The list of things that needs to be taken care of keeps getting longer and longer. The biggest is getting the roof done – we’re looking at almost $10,000 there. There is still one of the original windows in the master bedroom; the only one that didn’t get replaced, before we moved here. That would have cost about $800 at the time. It’ll cost more now, of course. Even with the sheets of plexiglass added to it, I can feel a draft from it in winter. All the doors to outside need to be replaced; the main entry, the East side of the house and the sun room doors. The frames also need to be replaced.

cha-ching, cha-ching, cha-ching.

It’s getting rather depressing to see all that needs to be done, and looking up the cost of it, all while being on my husband’s disability income (which means any other income brought in gets deducted or, if it’s high enough, could lose it completely, along with his medical insurance that’s covering all his prescriptions; otherwise, I’d just go out and get a job). Especially since there always other things that come up unexpectedly.

Like dying laptops.

When we first moved out here, my husband’s desktop did not survive. So he’s been using the laptop provided by his employer all this time. It was old when they signed it over to him (they don’t expect to get these back), so it’s no real surprise for it to fail, eventually. He’s a tech guy, and is able to get right into things to fix them, but after a day of that, he had to give up the ghost. It’s dead. Plain and simple. So that’s something else to add to the list.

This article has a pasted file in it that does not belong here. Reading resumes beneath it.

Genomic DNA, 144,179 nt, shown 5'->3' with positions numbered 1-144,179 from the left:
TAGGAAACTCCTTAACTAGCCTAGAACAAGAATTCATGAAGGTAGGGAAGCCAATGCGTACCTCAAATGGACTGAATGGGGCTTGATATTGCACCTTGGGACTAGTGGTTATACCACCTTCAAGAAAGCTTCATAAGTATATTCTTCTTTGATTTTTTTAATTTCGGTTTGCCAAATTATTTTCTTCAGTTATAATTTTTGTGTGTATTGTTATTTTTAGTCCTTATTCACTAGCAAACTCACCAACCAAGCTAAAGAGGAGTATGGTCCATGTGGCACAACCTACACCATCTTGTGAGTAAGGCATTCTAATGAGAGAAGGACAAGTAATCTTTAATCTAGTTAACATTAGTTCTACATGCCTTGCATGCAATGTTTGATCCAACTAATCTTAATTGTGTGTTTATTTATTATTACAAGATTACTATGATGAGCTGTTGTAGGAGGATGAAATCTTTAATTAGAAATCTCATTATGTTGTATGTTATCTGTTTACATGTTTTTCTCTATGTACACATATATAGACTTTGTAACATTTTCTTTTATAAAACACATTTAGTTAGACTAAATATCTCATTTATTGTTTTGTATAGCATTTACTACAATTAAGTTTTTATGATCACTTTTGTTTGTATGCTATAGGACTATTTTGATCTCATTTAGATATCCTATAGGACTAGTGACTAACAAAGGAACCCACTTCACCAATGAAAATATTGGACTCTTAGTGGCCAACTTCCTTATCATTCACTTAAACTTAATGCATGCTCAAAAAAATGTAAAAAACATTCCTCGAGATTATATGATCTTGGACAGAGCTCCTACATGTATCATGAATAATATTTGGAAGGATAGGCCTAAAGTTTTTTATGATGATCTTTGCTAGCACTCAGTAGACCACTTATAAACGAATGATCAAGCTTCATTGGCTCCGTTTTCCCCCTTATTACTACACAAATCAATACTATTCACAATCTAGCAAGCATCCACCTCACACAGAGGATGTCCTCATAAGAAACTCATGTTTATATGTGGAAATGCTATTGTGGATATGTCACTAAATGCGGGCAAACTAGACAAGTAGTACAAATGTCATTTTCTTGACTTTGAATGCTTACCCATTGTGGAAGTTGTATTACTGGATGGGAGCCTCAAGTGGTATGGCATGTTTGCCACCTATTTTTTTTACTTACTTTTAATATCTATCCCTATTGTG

cha-ching, cha-ching…

Well, we just do the best we can, and try to keep this place from getting worse. It’s turning out to be far more of a money pit than I first thought.

I did not expect things to have been allowed to get this bad. šŸ˜¦

The Re-Farmer

6 thoughts on “Clean up: old wood pile progress

  1. Your list does get longer! Can you imagine if you didn’t move there when you did? They may have lost the house. At least now you guys take such good care of things and do a little at a time the house will be saved. I am finally caught up on all your posts, feel free to post more now šŸ™‚ šŸ™‚

    Liked by 1 person

    • And longer, and longer (my glasses are falling apart, and we all need new prescriptions – just one lens on my husband’s glasses costs more than the insurance will cover!, our van and my mom’s car both need oil changes… it just doesn’t end!).

      My older brother was actually going to move in here, but that… well, let’s just say family dynamics were an issue. So it’s hard to know how long things would have lasted. My siblings did do as much as they could, but they all have their own properties to take care of.

      Ironically, the log cabin part of the house, built in the 1930s, probably would outlast the part built in the 70’s. At least with the walls. The roof is something else entirely… :-/

      I’m glad you took the time to catch up! ā¤

      Liked by 1 person